Related Companies, which is developing what’s slated to be New York’s most expensive office building at 50 Hudson Yards, is in advanced talks to secure a $2.5 billion financing package for the property, The Real Deal has learned. The financing would include a roughly $700 million equity injection and a $1.8 billion senior loan from a syndicate of banks, sources familiar with the discussions said. The loan, if it closes, would be among the largest-ever construction loans for an office tower.
In December, the top 10 commercial mortgage-backed securities loans to hit special servicing totaled $619.4 million—nearly half of which were deals collateralized by office properties, according to data provided to Commercial Observer by Trepp. The largest of $272.7 million in office loans included a $122 million CMBS deal on 2 Gateway Center in Newark, N.J., which CO first reported was facing imminent monetary default back in early last month.
In August 2016, Forest City Realty Trust announced it was getting out of the mall game. The company’s board of directors had green-lighted “a process to review strategic alternatives” for its collection of 14 regional malls nationwide and 19 specialty shopping centers primarily in the New York area, including Atlantic Terminal, Atlantic Center, Harlem Center and Queens Place.
Muck Rack makes it simple to find people, tweets, or articles that mention any name, keyword, company, hashtag etc. We've compiled this guide to help you make the most of your search.
Selecting a term
Start searching tweets, articles from media outlets, articles mentioned in tweets, journalists'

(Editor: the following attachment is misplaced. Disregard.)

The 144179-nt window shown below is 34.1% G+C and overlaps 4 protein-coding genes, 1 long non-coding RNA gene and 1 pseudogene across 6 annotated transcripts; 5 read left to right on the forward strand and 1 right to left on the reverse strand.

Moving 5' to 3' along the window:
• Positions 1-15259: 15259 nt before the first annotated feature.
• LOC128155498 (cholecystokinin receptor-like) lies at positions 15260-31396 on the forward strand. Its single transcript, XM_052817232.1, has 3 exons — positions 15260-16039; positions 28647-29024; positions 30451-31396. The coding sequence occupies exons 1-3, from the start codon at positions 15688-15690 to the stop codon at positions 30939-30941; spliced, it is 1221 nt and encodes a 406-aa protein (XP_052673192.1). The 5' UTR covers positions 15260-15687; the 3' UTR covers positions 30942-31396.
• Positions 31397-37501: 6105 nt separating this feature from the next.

names, titles and bios with some suggested searches:
Companies or Topics (e.g. iPhone, Microsoft)
Phrases (e.g. "cloud computing") — use quotes to keep the terms together
Twitter handles (e.g. @username) — returns those who have mentioned or replied to
Names (e.g. "David Pogue")
Hashtags (e.g. #sxsw, #london2012)
Bio details (e.g. vegan, Olympics, father)
Muck Rack's Advanced Search allows for many boolean operators.
Find results that mention multiple specified terms, use AND or
+. For example, ensure each result contains both Elon Musk and Mark Zuckerberg by
searching Obama AND Romney or Obama + Romney.
Use the operators OR or , to broaden your search when you'd like either of
multiple terms to appear in results. (This is the default behavior of our search when no operators
are used.) For example, search for democrat OR republican to find results that refer to
Democrats and/or Republicans.
Use NOT or - to subtract results from your search. For
example, searching Disney will yield results about the Walt Disney Company as well as Walt Disney
World Resort. To exclude mentions of Disney World, search for Disney -World or Disney
When using one of these operators with a phrase, enclose it in quotation marks. For example, you can
find results about smartphones excluding Apple's iPhone 4S by searching smartphone -"iPhone
Exact case matching or punctuation
If you're searching for a brand name or keyword that relies on specific punctuation marks or capitalization, you can
find results that match your exact query by adding matchcase: before the keyword you're searching for, like matchcase:E*TRADE .
Use parentheses to separate multiple
boolean phrases. For example, to find journalists talking about having fun in Disney World or
Disneyland, search for ("disney world" OR disneyland) AND fun.
An asterisk can be used to search for any variation of a root word truncated by the asterisk. For example, searching for admin* will return results for administrator, administration, administer, administered, etc.
A near operator is an AND operator where you can control the distance between the words. You can vary the distance the near operation uses by adding a forward slash and number (between 0-99) such as strawberries NEAR/10 "whipped cream", which means the strawberries must exist within 10 words of "whipped cream".